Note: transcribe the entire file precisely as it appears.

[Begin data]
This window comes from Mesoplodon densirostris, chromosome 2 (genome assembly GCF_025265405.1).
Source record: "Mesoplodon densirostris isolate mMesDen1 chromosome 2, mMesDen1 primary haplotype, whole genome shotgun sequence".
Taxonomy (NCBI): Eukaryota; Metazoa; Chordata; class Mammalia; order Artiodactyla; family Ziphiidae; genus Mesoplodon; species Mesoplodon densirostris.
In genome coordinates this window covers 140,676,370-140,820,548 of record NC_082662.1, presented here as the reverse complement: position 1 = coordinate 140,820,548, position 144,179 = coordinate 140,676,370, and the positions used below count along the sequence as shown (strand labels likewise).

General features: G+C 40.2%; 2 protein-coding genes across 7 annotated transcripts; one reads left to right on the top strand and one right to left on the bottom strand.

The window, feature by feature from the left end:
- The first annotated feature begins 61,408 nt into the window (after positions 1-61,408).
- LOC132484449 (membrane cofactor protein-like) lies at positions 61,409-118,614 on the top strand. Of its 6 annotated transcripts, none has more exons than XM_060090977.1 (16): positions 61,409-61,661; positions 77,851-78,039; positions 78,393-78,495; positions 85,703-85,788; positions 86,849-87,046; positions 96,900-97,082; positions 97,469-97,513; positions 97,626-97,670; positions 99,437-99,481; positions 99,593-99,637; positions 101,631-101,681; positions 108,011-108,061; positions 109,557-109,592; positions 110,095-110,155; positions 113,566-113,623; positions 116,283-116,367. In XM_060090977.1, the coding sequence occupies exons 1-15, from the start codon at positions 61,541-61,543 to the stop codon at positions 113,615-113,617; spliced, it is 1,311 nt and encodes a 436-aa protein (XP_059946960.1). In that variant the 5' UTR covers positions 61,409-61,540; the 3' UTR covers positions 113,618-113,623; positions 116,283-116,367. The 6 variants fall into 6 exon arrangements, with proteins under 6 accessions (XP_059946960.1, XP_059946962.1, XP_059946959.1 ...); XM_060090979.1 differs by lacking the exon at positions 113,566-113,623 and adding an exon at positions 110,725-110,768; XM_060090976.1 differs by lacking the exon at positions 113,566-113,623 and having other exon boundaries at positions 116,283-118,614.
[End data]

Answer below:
This window comes from Mesoplodon densirostris, chromosome 2 (genome assembly GCF_025265405.1).
Source record: "Mesoplodon densirostris isolate mMesDen1 chromosome 2, mMesDen1 primary haplotype, whole genome shotgun sequence".
Taxonomy (NCBI): Eukaryota; Metazoa; Chordata; class Mammalia; order Artiodactyla; family Ziphiidae; genus Mesoplodon; species Mesoplodon densirostris.
In genome coordinates this window covers 140,676,370-140,820,548 of record NC_082662.1, presented here as the reverse complement: position 1 = coordinate 140,820,548, position 144,179 = coordinate 140,676,370, and the positions used below count along the sequence as shown (strand labels likewise).

General features: G+C 40.2%; 2 protein-coding genes across 7 annotated transcripts; one reads left to right on the top strand and one right to left on the bottom strand.

The window, feature by feature from the left end:
- The first annotated feature begins 61,408 nt into the window (after positions 1-61,408).
- LOC132484449 (membrane cofactor protein-like) lies at positions 61,409-118,614 on the top strand. Of its 6 annotated transcripts, none has more exons than XM_060090977.1 (16): positions 61,409-61,661; positions 77,851-78,039; positions 78,393-78,495; positions 85,703-85,788; positions 86,849-87,046; positions 96,900-97,082; positions 97,469-97,513; positions 97,626-97,670; positions 99,437-99,481; positions 99,593-99,637; positions 101,631-101,681; positions 108,011-108,061; positions 109,557-109,592; positions 110,095-110,155; positions 113,566-113,623; positions 116,283-116,367. In XM_060090977.1, the coding sequence occupies exons 1-15, from the start codon at positions 61,541-61,543 to the stop codon at positions 113,615-113,617; spliced, it is 1,311 nt and encodes a 436-aa protein (XP_059946960.1). In that variant the 5' UTR covers positions 61,409-61,540; the 3' UTR covers positions 113,618-113,623; positions 116,283-116,367. The 6 variants fall into 6 exon arrangements, with proteins under 6 accessions (XP_059946960.1, XP_059946962.1, XP_059946959.1 ...); XM_060090979.1 differs by lacking the exon at positions 113,566-113,623 and adding an exon at positions 110,725-110,768; XM_060090976.1 differs by lacking the exon at positions 113,566-113,623 and having other exon boundaries at positions 116,283-118,614.